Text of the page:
There is no room for smoking on NHS property. Allowing some smoking in some areas is the easy way out of the problem. It would be better to find other policies to deal with the issue that did not involve letting people smoke, such as it remains.

  • I guess the argument that many mental health service users put forward is that it's different for people who are forcibly detained on NHS premises. After all, most NHS patients who are smokers can leave the hospital grounds for a fag should they be desperate, but this is not possible for many mental health patients.

  • To be honest, I am not sure what you do in such a situation. Though I suppose the very fact that they are forcibly detained means that they are away from the general population and not allowed outside. If they were forcibly detained in a police station they wouldn't be allowed to smoke in the cells.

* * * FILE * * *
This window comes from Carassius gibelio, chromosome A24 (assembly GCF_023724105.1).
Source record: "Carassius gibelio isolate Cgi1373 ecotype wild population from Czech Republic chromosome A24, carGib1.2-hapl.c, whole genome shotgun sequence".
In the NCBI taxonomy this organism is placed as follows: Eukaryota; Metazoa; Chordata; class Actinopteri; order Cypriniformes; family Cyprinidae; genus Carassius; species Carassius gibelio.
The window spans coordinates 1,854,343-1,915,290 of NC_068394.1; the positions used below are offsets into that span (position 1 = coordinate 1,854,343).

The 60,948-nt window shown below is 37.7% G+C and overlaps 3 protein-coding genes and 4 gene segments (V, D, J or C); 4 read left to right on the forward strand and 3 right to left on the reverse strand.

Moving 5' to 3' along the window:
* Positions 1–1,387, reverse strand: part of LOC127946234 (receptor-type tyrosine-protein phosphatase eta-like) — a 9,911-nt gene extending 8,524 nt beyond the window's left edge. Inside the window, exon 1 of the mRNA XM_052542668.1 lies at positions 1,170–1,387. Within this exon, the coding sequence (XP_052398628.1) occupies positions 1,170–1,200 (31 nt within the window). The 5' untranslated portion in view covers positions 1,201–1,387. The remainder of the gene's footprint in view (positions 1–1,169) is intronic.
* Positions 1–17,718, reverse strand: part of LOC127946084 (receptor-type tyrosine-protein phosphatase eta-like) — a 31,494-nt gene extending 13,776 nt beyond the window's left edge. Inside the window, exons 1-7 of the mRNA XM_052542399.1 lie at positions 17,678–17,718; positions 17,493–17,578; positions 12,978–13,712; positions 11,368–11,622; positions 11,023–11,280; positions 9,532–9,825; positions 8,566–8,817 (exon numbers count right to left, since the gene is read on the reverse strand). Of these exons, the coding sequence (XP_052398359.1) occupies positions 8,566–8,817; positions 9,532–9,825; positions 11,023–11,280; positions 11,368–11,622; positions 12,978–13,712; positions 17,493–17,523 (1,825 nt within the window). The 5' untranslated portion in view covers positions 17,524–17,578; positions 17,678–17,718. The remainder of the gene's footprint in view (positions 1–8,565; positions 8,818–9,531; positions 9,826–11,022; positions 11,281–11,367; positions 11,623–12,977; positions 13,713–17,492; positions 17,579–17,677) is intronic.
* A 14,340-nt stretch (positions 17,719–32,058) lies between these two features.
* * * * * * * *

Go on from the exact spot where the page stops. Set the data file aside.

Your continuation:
As an interesting comparison, this is a 2008 guidance from Thames Valley police on smoking on police property.

  • Whoa there Joss! Can you really compare people sectioned under the Mental Health Act with people detained in police stations?

    I would say that compulsory admission to hospital is quite different. Mind have a good guide to it if you're interested:

    People who aren't allowed to leave hospital are (at present) sometimes allowed to leave the ward. For example, to go to a smoking area within the hospital grounds with a member of the healthcare team.

    Clearly the new NICE guidance will make this impossible, which will in effect mean that people who are very ill, perhaps experiencing a psychotic or manic episode, will be forced to stop smoking. This is why many people are up in arms about the changes.